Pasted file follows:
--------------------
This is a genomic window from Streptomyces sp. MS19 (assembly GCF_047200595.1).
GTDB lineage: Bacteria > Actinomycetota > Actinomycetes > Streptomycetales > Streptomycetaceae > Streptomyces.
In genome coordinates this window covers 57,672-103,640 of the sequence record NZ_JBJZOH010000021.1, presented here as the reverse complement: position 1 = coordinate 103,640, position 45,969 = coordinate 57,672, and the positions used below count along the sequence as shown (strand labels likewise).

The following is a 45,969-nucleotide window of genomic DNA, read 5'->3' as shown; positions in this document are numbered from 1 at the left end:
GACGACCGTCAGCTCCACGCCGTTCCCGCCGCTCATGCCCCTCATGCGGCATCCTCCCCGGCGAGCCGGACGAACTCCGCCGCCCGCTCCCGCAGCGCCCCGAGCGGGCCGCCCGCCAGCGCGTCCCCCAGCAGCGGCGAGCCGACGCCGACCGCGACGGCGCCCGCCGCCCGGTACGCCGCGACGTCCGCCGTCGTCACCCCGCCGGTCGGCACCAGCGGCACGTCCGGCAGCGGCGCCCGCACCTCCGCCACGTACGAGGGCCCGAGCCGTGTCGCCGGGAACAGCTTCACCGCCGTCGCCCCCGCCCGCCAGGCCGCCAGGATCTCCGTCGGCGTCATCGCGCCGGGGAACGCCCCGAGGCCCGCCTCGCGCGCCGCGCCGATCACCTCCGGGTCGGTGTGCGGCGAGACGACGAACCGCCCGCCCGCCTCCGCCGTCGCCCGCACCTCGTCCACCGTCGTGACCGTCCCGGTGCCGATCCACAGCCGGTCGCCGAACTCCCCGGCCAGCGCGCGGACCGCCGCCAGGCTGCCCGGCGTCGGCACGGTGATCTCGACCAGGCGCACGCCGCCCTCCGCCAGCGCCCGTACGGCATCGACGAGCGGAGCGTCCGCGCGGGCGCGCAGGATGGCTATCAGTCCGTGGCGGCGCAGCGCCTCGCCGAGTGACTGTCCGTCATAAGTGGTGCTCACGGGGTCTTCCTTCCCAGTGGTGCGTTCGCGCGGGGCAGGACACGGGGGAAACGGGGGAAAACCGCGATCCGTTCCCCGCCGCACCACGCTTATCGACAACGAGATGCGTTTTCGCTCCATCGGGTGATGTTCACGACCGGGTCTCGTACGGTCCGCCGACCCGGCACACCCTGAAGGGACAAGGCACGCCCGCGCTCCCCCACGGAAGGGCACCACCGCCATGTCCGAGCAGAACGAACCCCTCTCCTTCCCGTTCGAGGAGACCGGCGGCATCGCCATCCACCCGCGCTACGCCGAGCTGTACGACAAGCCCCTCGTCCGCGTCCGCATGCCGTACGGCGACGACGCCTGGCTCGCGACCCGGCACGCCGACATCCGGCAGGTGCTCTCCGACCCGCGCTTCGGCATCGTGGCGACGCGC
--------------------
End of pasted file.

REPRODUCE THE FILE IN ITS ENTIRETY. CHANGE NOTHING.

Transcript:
This is a genomic window from Streptomyces sp. MS19 (assembly GCF_047200595.1).
GTDB lineage: Bacteria > Actinomycetota > Actinomycetes > Streptomycetales > Streptomycetaceae > Streptomyces.
In genome coordinates this window covers 57,672-103,640 of the sequence record NZ_JBJZOH010000021.1, presented here as the reverse complement: position 1 = coordinate 103,640, position 45,969 = coordinate 57,672, and the positions used below count along the sequence as shown (strand labels likewise).

The following is a 45,969-nucleotide window of genomic DNA, read 5'->3' as shown; positions in this document are numbered from 1 at the left end:
GACGACCGTCAGCTCCACGCCGTTCCCGCCGCTCATGCCCCTCATGCGGCATCCTCCCCGGCGAGCCGGACGAACTCCGCCGCCCGCTCCCGCAGCGCCCCGAGCGGGCCGCCCGCCAGCGCGTCCCCCAGCAGCGGCGAGCCGACGCCGACCGCGACGGCGCCCGCCGCCCGGTACGCCGCGACGTCCGCCGTCGTCACCCCGCCGGTCGGCACCAGCGGCACGTCCGGCAGCGGCGCCCGCACCTCCGCCACGTACGAGGGCCCGAGCCGTGTCGCCGGGAACAGCTTCACCGCCGTCGCCCCCGCCCGCCAGGCCGCCAGGATCTCCGTCGGCGTCATCGCGCCGGGGAACGCCCCGAGGCCCGCCTCGCGCGCCGCGCCGATCACCTCCGGGTCGGTGTGCGGCGAGACGACGAACCGCCCGCCCGCCTCCGCCGTCGCCCGCACCTCGTCCACCGTCGTGACCGTCCCGGTGCCGATCCACAGCCGGTCGCCGAACTCCCCGGCCAGCGCGCGGACCGCCGCCAGGCTGCCCGGCGTCGGCACGGTGATCTCGACCAGGCGCACGCCGCCCTCCGCCAGCGCCCGTACGGCATCGACGAGCGGAGCGTCCGCGCGGGCGCGCAGGATGGCTATCAGTCCGTGGCGGCGCAGCGCCTCGCCGAGTGACTGTCCGTCATAAGTGGTGCTCACGGGGTCTTCCTTCCCAGTGGTGCGTTCGCGCGGGGCAGGACACGGGGGAAACGGGGGAAAACCGCGATCCGTTCCCCGCCGCACCACGCTTATCGACAACGAGATGCGTTTTCGCTCCATCGGGTGATGTTCACGACCGGGTCTCGTACGGTCCGCCGACCCGGCACACCCTGAAGGGACAAGGCACGCCCGCGCTCCCCCACGGAAGGGCACCACCGCCATGTCCGAGCAGAACGAACCCCTCTCCTTCCCGTTCGAGGAGACCGGCGGCATCGCCATCCACCCGCGCTACGCCGAGCTGTACGACAAGCCCCTCGTCCGCGTCCGCATGCCGTACGGCGACGACGCCTGGCTCGCGACCCGGCACGCCGACATCCGGCAGGTGCTCTCCGACCCGCGCTTCGGCATCGTGGCGACGCGC